This could be a great opportunity if you typically rely on WordPress but are tired of its limitations. After all, despite its many strengths, WordPress sometimes feels slow and clunky. An alternative approach might be shifting to Contentful for back-end content management while using React and Gatsby for the front end. The result? Greater control and a faster experience, along with greater flexibility to play with exciting tech opportunities. 

Failure to Meet Accessibility Standards

Does your website live up to the Web Content Accessibility Guidelines (WCAG)? These make your site accessible for use by the broadest possible range of visitors, regardless of their physical limitations. 

WCAG encompasses many aspects of web design, such as:

  • Avoidance of flashing effects or blinking lights, which can trigger seizures

  • The option to navigate all website functions with keyboards

  • Text alternatives for thumbnails and other imagery to help visually impaired users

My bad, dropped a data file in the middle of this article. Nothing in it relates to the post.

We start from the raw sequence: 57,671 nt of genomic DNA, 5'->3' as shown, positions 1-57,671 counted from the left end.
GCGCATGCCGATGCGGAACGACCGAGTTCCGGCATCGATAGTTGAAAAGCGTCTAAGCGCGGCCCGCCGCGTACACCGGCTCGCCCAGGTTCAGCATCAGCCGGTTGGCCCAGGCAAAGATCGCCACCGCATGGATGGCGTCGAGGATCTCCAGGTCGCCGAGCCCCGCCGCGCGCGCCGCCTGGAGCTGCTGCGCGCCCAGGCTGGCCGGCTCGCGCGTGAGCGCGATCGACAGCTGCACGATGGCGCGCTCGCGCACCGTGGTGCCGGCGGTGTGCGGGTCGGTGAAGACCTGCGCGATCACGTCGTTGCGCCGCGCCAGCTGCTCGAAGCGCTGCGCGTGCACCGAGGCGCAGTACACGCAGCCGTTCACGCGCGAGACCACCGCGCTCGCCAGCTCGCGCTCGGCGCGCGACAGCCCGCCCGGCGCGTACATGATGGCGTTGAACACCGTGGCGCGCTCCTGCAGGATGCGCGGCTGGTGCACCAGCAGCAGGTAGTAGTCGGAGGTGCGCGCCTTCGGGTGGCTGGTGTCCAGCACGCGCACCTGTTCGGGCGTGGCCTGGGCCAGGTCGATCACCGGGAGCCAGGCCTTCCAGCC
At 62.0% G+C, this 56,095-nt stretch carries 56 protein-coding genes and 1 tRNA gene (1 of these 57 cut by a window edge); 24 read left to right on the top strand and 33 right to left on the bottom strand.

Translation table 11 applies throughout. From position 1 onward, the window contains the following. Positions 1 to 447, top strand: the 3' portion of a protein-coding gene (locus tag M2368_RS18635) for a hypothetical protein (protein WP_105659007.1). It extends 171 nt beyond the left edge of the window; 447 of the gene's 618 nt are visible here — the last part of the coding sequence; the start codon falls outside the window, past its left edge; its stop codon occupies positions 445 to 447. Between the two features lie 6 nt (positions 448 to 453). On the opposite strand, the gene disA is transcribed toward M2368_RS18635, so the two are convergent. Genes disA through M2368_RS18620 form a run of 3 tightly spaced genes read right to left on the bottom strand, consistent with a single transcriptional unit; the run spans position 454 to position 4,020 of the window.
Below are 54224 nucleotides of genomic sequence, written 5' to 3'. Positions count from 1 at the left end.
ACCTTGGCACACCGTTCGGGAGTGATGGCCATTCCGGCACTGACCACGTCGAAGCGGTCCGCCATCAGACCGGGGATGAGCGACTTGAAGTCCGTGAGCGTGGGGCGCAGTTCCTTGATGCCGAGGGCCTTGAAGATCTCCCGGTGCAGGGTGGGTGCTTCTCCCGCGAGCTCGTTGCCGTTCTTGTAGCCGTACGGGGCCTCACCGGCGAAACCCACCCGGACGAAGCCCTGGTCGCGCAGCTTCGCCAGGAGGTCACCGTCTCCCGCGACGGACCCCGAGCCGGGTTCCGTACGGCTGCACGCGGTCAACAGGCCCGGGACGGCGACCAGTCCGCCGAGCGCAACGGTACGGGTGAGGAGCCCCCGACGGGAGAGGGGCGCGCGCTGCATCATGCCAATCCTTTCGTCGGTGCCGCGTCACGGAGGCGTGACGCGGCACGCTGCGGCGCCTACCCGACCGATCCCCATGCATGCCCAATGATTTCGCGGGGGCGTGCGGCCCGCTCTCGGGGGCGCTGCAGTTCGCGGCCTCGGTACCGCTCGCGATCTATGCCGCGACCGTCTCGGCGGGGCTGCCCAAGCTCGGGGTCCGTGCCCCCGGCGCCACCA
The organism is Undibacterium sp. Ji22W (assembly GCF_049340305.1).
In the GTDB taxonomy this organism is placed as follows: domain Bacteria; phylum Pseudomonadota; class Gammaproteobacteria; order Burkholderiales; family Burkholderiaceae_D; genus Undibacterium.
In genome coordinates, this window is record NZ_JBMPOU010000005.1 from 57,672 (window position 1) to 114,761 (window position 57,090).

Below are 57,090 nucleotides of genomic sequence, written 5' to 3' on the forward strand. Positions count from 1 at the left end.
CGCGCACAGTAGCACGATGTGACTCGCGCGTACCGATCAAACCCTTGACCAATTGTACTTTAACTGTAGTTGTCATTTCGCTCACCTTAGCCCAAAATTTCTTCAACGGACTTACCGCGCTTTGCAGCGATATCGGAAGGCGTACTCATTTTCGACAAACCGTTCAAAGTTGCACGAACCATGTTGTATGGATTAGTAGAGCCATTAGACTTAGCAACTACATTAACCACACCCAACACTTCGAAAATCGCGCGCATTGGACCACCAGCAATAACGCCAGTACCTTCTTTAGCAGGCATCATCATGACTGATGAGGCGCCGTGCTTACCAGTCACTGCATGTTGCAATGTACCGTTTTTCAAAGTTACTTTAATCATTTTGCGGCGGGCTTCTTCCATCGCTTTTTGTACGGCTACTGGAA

• Coordination of synchronized or time-based media with other interactive components

  • Color contrast and responsive design make content easily distinguishable

If you don't feel confident that the current version of your website provides a seamless experience for all users, you may want a redesign.

Concerns About Security or Data Privacy

Security should be a top priority in eCommerce, as customers want to know that their personal information will be handled with care. Web design goes hand-in-hand with security, especially if potential threats are addressed from the get-go. Transparency is also essential. All users should know how your website abides by privacy standards, and they should know when and why their information is being collected.

Should eCommerce Redesigns Ever Be Avoided?

Most eCommerce websites can benefit from at least occasional adjustments because at some point, something will have to change. Redesigning simply because you think you're supposed to, however, can be risky, especially if you end up abandoning features that customers appreciate.